Coursera is an online course platform that was initiated by some preeminent American universities. It provides video courses concerning a wide variety of topics which can be accessed for free, requiring only a username and a password. I enrolled on a course called "How to reason and argue" by Walter Sinnott-Armstrong and Ram Neta from Duke University. Since I could not attend the course when it started I was able to download the videos with an iOS app called "Courses for Coursera" and there are equivalent apps for Android Users as well. The downloaded course has enabled me to watch it offline wherever and whenever I want. The course itself is highly interesting, the topic is presented in an entertaining way and the overall multimedia video design makes it easy to follow. The topic of this course is, obviously, not intended to be used for ESL language lessons but I have found that the content has increased my awareness of the use of language as a whole significantly. For that reason I believe that it would not be unreasonable to use an isolated section or video in order to illustrate a point on courses at B2 or C1 level.

The projector

In my classroom I have a laptop with internet access which is connected to a projector. I usually use a google docs document when I am presenting something on the board. I share these documents with my students through google cloud and gmail so that they can have access to the board annotations after the class whenever they want. I have now discovered that my new iPodTouch 5g, as well as an iPhone, can be connected to the projector so that any educational material such as podcasts, videocasts, lynda.com tutorials or any educational app interface can be projected on to the board. Therefore, I am looking forward to sharing apps that have the potential to simultaneously boost teaching and learning

Speak English

Speaking English of course is one of the most important classroom activities and probably the main reason why students attend language lessons. However it is perfectly possible to increase English fluency outside the classroom as well, as a homework assignment for example. Every computer, smartphone or iPod Touch has the ability to make voice-recordings. I recently asked one of my students to record a summary of a short story we had read in class and to share with me the mp3 file through google drive . It turned out to be a worthwhile task for a student who perceived it to have been an enriching experience, and I was also able to give him useful feedback highlighting the good as well as some hints about errors. Of course I did not give him a full account of all his mistakes which would have been overwhelming due to time constraints but the feedback was enough to further his efforts in language learning. Lots of assignments could be completed utilizing recording software. Contemplate oral diary or exam preparation exercises which could be recorded and analysed in depth in class with the authorization of the students.


For me one of the most important features of an iPodTouch (running iOS7) is Siri. Siri is a voice assistant one can speak to. It works like this: Double tap the home screen button, a ring-tone comes up as a prompt to start speaking and then it is up to the user to ask Siri questions. Lets begin with: "Hello, Siri. How are you today?" and Siri answers with something like "Thank you. I am fine" The conversation could continue with: "What is the weather like in New York?" and Siri gives the following answer spoken out loud: "Here´s the weather for New York City, NY,US between today and Thursday." followed by a texted weather report from your integrated weather app. You can even ask Siri to send an email to someone: "Send an e-mail to Michael" and Siri asks: "What´s the subject of the email?" You continue with: "Subject: Weather Report" and Siri continues: "Ok, What would you like the email to say?" My answer could be: "The weather in New York is fine. Ready to send it." And all I have to do is to push the "Send" button or to say "Send" and Siri answers: "Okay, I´ll send it". Every question and every answer is displayed as text on the screen and thus perfectly readable and also trackable backwards and forwards. The user can choose a male or a female voice. Possible wrong pronunciation results in mispelling and could generate answers like: "I don´t understand you." which is quite informative and educational as well in the context of language teaching. By tapping on the question mark on the lower left side of the programme interface a large list appears displaying possible topics one might like to ask Siri about. In addition, it is easy to find large lists of questions already formulated for Siri on the web. Overall Siri is an amazing tool which could be productively used in one to one or small group classes with a list of questions that have been previously prepared by students or teachers.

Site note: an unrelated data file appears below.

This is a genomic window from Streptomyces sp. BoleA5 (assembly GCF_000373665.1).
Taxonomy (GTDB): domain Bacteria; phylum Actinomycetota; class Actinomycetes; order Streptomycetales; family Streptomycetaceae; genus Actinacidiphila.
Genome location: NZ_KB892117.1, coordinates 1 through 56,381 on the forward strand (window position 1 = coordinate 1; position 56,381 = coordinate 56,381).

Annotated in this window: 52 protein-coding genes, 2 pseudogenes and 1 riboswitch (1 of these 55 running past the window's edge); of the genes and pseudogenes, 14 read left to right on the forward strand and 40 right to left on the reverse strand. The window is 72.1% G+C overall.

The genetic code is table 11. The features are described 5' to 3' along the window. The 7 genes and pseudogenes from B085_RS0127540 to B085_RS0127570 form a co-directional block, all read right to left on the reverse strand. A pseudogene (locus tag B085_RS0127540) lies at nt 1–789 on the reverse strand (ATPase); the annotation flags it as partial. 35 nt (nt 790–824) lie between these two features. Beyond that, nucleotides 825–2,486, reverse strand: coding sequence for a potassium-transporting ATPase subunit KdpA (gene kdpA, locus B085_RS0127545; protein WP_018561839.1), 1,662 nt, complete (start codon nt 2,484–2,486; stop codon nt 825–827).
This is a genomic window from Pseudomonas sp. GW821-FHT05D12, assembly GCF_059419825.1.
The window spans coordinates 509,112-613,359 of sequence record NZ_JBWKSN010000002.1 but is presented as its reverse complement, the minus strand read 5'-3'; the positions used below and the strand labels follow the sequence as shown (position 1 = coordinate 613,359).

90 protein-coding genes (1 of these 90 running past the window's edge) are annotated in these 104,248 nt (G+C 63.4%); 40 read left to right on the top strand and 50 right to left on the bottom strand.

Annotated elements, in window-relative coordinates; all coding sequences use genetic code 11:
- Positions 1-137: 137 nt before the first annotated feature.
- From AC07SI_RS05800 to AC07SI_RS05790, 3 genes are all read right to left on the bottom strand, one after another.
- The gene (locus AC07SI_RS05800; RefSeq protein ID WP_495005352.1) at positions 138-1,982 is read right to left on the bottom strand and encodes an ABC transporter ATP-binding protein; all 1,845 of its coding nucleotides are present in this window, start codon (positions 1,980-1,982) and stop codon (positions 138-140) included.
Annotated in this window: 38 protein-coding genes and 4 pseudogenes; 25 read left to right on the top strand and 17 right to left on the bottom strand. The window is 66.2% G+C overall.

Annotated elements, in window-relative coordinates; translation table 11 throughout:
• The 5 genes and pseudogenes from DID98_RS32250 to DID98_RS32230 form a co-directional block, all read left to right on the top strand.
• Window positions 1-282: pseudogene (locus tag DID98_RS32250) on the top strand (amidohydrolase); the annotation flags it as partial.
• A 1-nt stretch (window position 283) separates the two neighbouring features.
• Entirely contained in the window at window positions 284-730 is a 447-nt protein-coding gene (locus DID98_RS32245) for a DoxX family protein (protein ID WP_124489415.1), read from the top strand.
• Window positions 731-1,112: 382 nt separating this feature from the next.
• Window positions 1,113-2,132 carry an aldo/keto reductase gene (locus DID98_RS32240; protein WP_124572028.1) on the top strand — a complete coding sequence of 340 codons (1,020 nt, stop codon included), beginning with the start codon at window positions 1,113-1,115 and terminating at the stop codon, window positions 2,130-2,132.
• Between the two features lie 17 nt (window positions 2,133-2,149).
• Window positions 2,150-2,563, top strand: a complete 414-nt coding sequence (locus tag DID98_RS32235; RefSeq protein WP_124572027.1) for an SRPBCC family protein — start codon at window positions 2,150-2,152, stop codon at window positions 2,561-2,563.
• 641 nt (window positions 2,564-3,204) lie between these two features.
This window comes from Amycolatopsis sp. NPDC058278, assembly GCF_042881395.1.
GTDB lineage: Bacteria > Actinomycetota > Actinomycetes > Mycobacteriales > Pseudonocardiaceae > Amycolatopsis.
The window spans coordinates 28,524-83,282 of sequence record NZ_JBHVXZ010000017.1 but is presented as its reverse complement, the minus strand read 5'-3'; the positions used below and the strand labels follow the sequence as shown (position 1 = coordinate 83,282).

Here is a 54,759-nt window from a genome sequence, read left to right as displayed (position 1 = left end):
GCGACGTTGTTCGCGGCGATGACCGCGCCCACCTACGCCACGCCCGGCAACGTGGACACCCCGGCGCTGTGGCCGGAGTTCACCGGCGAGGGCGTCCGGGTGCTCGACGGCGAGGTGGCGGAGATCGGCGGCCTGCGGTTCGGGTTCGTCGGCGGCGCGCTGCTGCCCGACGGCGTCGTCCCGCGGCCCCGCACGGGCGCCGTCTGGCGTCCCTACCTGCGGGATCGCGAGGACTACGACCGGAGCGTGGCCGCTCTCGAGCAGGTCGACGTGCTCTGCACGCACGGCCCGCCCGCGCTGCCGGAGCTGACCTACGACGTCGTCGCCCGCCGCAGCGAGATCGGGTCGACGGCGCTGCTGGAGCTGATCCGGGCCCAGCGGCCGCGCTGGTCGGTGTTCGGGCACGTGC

.... but I don´t have time

This is all very wonderful one might think but who really has the time to deal with all these courses, audiobooks and apps? While it is perfectly true that there is no iPhone, iPod, iPad tablet, phablet (phone+tablet) or smartphone that offers any app that generates more time, I have found that they allow me to use my time more productively. I not only use it whenever there is a free moment but also when I am doing my workout at the gym. While I am on the crosstrainer or on the bike I can easily place my device in front of me and follow some kind of video-course and while I am doing some exercise on other devices I can listen to a podcast or an audiobook.

Videoteaching and -learning in English will become mainstream

With all this content that is out there at anyone´s disposal, language students will make use of it with or without the help or guidance of teachers. Online video teaching on mobile devices will become mainstream. Just read Salman Khan´s very instructive book "The One-World Schoolhouse" or open a user account at khanacademy.org to see how much content for primary and secondary students is already available as videoteaching on a wide array of languages. Nonetheless, English will definitely become more important than ever before as most of the best educational content in any given field is delivered as video-training and exclusively in English. Not knowing English in order to follow a video course will result in students falling further behind. English has been and is the number one foreign language to learn and it will remain so in the future.